If you are a company with a large pool of physical servers, and compute resources sitting in the data center, and you want to use them efficiently, one way to do that would be to virtualize them. Then you can use those smaller virtual compute resources to run whatever workloads you need. VMware is a company that’s known for virtualization. It’s also the creator of Software Defined Data Center. In 2019, VMware acquired Heptio, this acquisition gave VMware the know-how to go full-scale on Kubernetes. Joe Beda and Craig McLuckie, one of the original creators of Kubernetes working at Heptio, also joined VMware as part of this acquisition. What followed this was VMware Tanzu, a division within VMware tasked to work on modern applications. VMware Tanzu is a modular, cloud-native application platform. It allows you to build, deliver, and operate cloud-native apps in a multi-cloud world, it also protects you from Vendor lock-in. Betty Junod is VP of Product Marketing at VMware and joins us today.
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You know when you’re working on a project and you leave behind a small reminder in the code – a code comment – to help others learn from your work? This podcast takes that idea by letting you listen in on two experienced technologists as they describe their building process.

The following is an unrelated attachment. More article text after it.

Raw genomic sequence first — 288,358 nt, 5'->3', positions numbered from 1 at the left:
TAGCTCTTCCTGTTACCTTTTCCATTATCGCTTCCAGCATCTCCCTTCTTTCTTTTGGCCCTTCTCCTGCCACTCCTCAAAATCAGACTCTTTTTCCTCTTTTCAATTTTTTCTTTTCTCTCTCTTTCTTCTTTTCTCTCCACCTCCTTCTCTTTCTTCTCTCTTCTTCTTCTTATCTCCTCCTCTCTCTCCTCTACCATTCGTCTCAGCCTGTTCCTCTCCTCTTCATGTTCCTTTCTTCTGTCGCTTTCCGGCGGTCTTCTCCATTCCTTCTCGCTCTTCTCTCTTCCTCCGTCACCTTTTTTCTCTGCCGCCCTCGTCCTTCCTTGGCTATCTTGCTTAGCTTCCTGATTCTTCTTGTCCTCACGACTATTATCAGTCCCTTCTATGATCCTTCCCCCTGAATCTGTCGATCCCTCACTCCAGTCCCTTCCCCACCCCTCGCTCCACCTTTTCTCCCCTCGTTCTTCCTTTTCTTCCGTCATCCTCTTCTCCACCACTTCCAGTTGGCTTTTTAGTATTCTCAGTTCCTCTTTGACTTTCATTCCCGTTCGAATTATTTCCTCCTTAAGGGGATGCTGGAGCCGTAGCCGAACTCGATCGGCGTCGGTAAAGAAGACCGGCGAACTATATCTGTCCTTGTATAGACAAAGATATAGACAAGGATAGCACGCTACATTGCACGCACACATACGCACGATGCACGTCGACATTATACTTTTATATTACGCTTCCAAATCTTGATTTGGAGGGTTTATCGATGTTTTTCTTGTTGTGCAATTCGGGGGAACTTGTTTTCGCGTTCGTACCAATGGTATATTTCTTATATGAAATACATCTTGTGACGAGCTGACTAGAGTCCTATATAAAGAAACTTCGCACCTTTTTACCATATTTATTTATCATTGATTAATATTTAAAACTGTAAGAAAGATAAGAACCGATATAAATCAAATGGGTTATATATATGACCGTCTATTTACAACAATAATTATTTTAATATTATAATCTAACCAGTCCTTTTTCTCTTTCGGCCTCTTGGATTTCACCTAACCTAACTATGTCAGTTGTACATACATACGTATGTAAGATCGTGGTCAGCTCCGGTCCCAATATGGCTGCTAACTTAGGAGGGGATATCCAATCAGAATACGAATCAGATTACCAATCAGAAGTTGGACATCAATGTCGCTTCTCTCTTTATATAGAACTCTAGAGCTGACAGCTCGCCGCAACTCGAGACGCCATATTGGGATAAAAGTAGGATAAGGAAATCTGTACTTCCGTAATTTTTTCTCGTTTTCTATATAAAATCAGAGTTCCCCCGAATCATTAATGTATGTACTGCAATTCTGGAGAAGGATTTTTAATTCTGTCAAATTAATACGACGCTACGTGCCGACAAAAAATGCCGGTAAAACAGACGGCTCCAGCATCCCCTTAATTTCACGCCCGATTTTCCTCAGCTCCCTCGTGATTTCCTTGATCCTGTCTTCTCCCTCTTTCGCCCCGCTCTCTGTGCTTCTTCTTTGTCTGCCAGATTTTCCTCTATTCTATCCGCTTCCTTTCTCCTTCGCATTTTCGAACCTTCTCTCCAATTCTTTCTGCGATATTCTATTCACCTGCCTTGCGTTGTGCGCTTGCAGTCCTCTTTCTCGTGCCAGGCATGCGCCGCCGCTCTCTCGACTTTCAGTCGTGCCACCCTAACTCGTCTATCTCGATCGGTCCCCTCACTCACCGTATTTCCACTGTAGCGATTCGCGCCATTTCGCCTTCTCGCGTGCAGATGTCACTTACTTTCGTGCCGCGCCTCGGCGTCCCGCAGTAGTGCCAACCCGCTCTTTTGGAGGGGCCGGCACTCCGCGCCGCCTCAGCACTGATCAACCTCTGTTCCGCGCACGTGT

There’s a lot of work required to bring a project from whiteboard to development, and none of us can do it alone.
The host, Burr Sutter, is a Red Hatter and lifelong developer advocate and community organizer. I checked out the deep learning episode of Code Comments, and I really appreciated Burr’s guidance through the conversation. The episode tackles a deep but fascinating topic. It covers use cases, realistic examples, and motivations for the relevant technology. I think their approach allows for easier contextualization of these significant topics in the coding space.
Search for Code Comments in your podcast player! You can check them out by clicking the link: https://link.chtbl.com/codecomments?sid=podcast.cloudengineering
WorkOS is a developer platform to make your app enterprise-ready. With a few simple APIs, you can immediately add common enterprise features like Single Sign-On, SAML, SCIM user provisioning, and more. Developers will find beautiful docs and SDKs that make integration a breeze. WorkOS is kind of like “Stripe for enterprise features.” WorkOS powers apps like Webflow, Hopin, Vercel, and more than 100 others. The platform is rock solid, fully SOC-2 compliant, and ready for even the largest enterprise environments. So what are you waiting for? Integrate WorkOS today and make your app enterprise-ready. To learn more and get started, go to softwareengineeringdaily.com/workos
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